• Activity-Dependent Transcription of BDNF Enhances Visual Acuity during Development
    - Neuron 70(3):455-467 (2011)
    In the developing Xenopus tadpole, conditioning with 20 min of visual stimulation leads to increased proBDNF protein levels in the tectum measured 4 hr later. Following conditioning, the ability to induce direction selectivity in tectal neurons, as well as both retinotectal long-term potentiation and depression, thought to underlie this phenomenon, was strongly facilitated. This facilitation was blocked by knockdown of BDNF expression in tectal neurons. Animals that had been exposed to visual conditioning and subsequently received normal visual input for 7–11 hr exhibited higher spatial frequency thresholds of tectal cell responses to counterphasing gratings than nonconditioned control animals. An improvement in visual acuity was confirmed by enhanced sensitivity to counterphasing gratings in a behavioral test. These results indicate that brief sensory stimulation, by initiating nuclear transcription and de novo protein synthesis of BDNF, can facilitate the refinemen! t of response properties in the developing visual system.
  • Neurexin-Neuroligin Transsynaptic Interaction Mediates Learning-Related Synaptic Remodeling and Long-Term Facilitation in Aplysia
    - Neuron 70(3):468-481 (2011)
    Neurexin and neuroligin, which undergo heterophilic interactions with each other at the synapse, are mutated in some patients with autism spectrum disorder, a set of disorders characterized by deficits in social and emotional learning. We have explored the role of neurexin and neuroligin at sensory-to-motor neuron synapses of the gill-withdrawal reflex in Aplysia, which undergoes sensitization, a simple form of learned fear. We find that depleting neurexin in the presynaptic sensory neuron or neuroligin in the postsynaptic motor neuron abolishes both long-term facilitation and the associated presynaptic growth induced by repeated pulses of serotonin. Moreover, introduction into the motor neuron of the R451C mutation of neuroligin-3 linked to autism spectrum disorder blocks both intermediate-term and long-term facilitation. Our results suggest that activity-dependent regulation of the neurexin-neuroligin interaction may govern transsynaptic signaling required for the st! orage of long-term memory, including emotional memory that may be impaired in autism spectrum disorder.
  • TRPM3 Is a Nociceptor Channel Involved in the Detection of Noxious Heat
    - Neuron 70(3):482-494 (2011)
    Transient receptor potential melastatin-3 (TRPM3) is a broadly expressed Ca2+-permeable nonselective cation channel. Previous work has demonstrated robust activation of TRPM3 by the neuroactive steroid pregnenolone sulfate (PS), but its in vivo gating mechanisms and functions remained poorly understood. Here, we provide evidence that TRPM3 functions as a chemo- and thermosensor in the somatosensory system. TRPM3 is molecularly and functionally expressed in a large subset of small-diameter sensory neurons from dorsal root and trigeminal ganglia, and mediates the aversive and nocifensive behavioral responses to PS. Moreover, we demonstrate that TRPM3 is steeply activated by heating and underlies heat sensitivity in a subset of sensory neurons. TRPM3-deficient mice exhibited clear deficits in their avoidance responses to noxious heat and in the development of inflammatory heat hyperalgesia. These experiments reveal an unanticipated role for TRPM3 as a thermosensitive noci! ceptor channel implicated in the detection of noxious heat.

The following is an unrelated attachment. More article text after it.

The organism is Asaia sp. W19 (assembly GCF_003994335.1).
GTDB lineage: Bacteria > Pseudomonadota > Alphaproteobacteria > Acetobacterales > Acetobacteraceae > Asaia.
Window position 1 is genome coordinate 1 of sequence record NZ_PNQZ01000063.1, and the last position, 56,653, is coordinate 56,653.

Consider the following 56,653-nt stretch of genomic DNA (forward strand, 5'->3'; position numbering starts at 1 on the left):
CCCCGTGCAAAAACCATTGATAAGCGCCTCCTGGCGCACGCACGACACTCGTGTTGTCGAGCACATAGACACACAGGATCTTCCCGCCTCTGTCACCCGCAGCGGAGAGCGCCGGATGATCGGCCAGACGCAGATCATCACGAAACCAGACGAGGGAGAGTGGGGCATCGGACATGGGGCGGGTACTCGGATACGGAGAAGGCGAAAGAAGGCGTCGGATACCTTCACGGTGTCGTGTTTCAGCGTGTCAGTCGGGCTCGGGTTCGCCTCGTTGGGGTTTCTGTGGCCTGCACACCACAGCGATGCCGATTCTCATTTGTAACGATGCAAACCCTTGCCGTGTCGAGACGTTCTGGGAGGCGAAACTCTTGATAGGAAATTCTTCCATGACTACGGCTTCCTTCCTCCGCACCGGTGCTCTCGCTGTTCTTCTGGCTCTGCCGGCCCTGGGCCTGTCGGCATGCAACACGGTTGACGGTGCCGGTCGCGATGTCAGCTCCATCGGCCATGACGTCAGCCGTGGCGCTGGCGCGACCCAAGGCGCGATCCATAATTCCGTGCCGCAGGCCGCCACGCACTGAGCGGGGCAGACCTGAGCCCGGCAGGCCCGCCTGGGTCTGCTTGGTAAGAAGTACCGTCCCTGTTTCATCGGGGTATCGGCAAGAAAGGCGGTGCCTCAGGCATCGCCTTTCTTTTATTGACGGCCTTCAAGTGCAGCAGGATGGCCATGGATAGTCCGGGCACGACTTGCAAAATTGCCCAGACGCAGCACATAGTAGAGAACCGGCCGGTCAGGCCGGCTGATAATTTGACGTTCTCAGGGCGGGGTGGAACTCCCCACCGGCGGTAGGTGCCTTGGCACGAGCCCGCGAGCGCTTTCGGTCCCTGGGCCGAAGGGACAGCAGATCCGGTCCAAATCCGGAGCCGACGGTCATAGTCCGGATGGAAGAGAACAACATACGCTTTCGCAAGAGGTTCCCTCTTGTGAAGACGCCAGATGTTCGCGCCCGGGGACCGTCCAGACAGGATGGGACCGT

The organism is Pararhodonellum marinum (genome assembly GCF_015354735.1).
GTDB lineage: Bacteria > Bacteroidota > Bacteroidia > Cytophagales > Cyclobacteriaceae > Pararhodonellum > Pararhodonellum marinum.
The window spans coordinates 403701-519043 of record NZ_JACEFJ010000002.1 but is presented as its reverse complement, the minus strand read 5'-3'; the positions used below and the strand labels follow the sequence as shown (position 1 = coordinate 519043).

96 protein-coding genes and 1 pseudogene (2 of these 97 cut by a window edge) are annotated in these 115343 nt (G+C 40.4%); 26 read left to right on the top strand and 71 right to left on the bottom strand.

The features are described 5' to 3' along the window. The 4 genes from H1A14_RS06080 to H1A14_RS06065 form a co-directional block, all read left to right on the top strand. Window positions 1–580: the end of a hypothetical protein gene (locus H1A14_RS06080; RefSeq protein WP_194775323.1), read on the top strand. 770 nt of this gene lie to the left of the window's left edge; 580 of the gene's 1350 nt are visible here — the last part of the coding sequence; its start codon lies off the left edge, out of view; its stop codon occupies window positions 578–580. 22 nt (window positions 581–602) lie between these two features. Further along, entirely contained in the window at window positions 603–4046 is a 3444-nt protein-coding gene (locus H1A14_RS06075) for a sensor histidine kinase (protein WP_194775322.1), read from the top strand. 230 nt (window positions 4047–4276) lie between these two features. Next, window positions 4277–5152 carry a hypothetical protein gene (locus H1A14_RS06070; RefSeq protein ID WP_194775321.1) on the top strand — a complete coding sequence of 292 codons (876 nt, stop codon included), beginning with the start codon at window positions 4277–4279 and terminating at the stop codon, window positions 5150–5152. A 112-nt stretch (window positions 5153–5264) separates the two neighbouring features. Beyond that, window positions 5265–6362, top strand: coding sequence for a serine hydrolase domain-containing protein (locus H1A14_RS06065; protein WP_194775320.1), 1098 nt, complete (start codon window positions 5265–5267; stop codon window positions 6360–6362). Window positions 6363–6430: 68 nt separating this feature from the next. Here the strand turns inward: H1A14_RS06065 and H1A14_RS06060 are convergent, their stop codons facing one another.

• TRIP8b Splice Forms Act in Concert to Regulate the Localization and Expression of HCN1 Channels in CA1 Pyramidal Neurons
    - Neuron 70(3):495-509 (2011)
    HCN1 channel subunits, which contribute to the hyperpolarization-activated cation current (Ih), are selectively targeted to distal apical dendrites of hippocampal CA1 pyramidal neurons. Here, we addressed the importance of the brain-specific auxiliary subunit of HCN1, TRIP8b, in regulating HCN1 expression and localization. More than ten N-terminal splice variants of TRIP8b exist in brain and exert distinct effects on HCN1 trafficking when overexpressed. We found that isoform-wide disruption of the TRIP8b/HCN1 interaction caused HCN1 to be mistargeted throughout CA1 somatodendritic compartments. In contrast, HCN1 was targeted normally to CA1 distal dendrites in a TRIP8b knockout mouse that selectively lacked exons 1b and 2. Of the two remaining hippocampal TRIP8b isoforms, TRIP8b(1a-4) promoted HCN1 surface expression in dendrites, whereas TRIP8b(1a) suppressed HCN1 misexpression in axons. Thus, proper subcellular localization of HCN1 depends on its differential additiv! e and subtractive sculpting by two isoforms of a single auxiliary subunit.
  • Maturation of a Recurrent Excitatory Neocortical Circuit by Experience-Dependent Unsilencing of Newly Formed Dendritic Spines
    - Neuron 70(3):510-521 (2011)
    Local recurrent excitatory circuits are ubiquitous in neocortex, yet little is known about their development or architecture. Here we introduce a quantitative technique for efficient single-cell resolution circuit mapping using 2-photon (2P) glutamate uncaging and analyze experience-dependent neonatal development of the layer 4 barrel cortex local excitatory circuit. We show that sensory experience specifically drives a 3-fold increase in connectivity at postnatal day (P) 9, producing a highly recurrent network. A profound dendritic spinogenesis occurs concurrent with the connectivity increase, but this is not experience dependent. However, in experience-deprived cortex, a much greater proportion of spines lack postsynaptic AMPA receptors (AMPARs) and synaptic connectivity via NMDA receptors (NMDARs) is the same as in normally developing cortex. Thus we describe a approach for quantitative circuit mapping and show that sensory experience sculpts an intrinsically develo! ping template network, which is based on NMDAR-only synapses, by driving AMPARs into newly formed silent spines.